The mechanism underlying this transient proteinuria was investigated in vitro in our laboratory and found to be related to reduced proximal tubular protein endocytosis because of proximal tubular mevalonate depletion and reduced protein geranylgeranylation .
In line with this, it was observed that patients with primary hyperlipidemia taking rosuvastatin 10 or 20 mg/day for 12 weeks showed a concentration-dependent increase in the urinary α-1 microglobulin (a urinary low-molecular-weight protein) excretion of 17.6 and 34.9%, respectively .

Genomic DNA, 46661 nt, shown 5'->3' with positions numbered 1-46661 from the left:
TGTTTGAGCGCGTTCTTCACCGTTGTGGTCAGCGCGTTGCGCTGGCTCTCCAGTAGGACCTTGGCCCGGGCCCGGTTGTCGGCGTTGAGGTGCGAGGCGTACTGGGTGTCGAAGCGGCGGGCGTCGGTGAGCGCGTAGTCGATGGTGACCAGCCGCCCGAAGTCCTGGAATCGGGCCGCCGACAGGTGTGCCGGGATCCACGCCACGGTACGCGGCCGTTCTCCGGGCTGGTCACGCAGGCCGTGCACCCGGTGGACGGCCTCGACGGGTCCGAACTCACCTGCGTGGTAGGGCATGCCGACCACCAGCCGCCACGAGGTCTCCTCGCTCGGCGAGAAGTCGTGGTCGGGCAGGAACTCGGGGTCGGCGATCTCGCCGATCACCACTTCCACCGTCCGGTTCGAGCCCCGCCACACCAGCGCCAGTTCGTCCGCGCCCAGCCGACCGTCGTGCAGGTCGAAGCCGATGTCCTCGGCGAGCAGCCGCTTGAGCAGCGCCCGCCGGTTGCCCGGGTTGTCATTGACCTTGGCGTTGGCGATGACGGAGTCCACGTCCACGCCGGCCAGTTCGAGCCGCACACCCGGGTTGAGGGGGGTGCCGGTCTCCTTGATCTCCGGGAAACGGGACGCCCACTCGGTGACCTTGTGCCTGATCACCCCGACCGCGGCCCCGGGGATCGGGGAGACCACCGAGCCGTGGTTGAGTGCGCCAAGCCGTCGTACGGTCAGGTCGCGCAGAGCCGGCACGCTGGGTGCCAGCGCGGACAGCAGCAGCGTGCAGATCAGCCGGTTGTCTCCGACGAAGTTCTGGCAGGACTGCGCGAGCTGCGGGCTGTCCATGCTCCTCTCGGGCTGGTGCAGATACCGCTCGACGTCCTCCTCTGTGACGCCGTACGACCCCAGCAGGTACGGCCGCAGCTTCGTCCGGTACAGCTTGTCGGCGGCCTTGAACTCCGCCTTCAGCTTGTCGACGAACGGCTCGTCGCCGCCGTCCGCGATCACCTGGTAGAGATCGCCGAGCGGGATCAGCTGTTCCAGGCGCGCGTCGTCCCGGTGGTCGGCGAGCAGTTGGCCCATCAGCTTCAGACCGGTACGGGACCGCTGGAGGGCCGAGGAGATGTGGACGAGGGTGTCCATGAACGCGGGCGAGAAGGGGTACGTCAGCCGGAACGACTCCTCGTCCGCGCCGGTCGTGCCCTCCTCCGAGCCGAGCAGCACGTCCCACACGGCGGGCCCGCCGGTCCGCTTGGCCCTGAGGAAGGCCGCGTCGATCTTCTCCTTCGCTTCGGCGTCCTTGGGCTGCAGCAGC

One may speculate about the clinical effect of statin-induced inhibition of proximal tubular protein endocytosis. Overload of tubular cells with filtered proteins due to increased glomerular permeability as seen in progressive nephropathies has been put forward as the most important mechanism that translates glomerular protein leakage into tubular signals of interstitial inflammation and fibrosis [19–22]. In light of this, it may be speculated that statin use may be associated with less tubulointerstitial inflammation and fibrosis. Indeed, an in vitro study of Chana et al. made clear that statins are able to attenuate albumin-mediated chemokine production by proximal tubular cells. To induce this reduction; however, it was insufficient to inhibit the endocytosis of albumin alone . Nonetheless, these results are congruent with the known pleiotropic anti-inflammatory actions of statins that are independent of lipid-lowering effects but largely dependent upon inhibition of NFκB [24, 25]. Overall, the final outcomes of anti-NFκB actions of statins are similar to their inhibiting effect on endocytosis and are also related to mevalonate depletion and reduced protein geranylgeranylation [26, 27].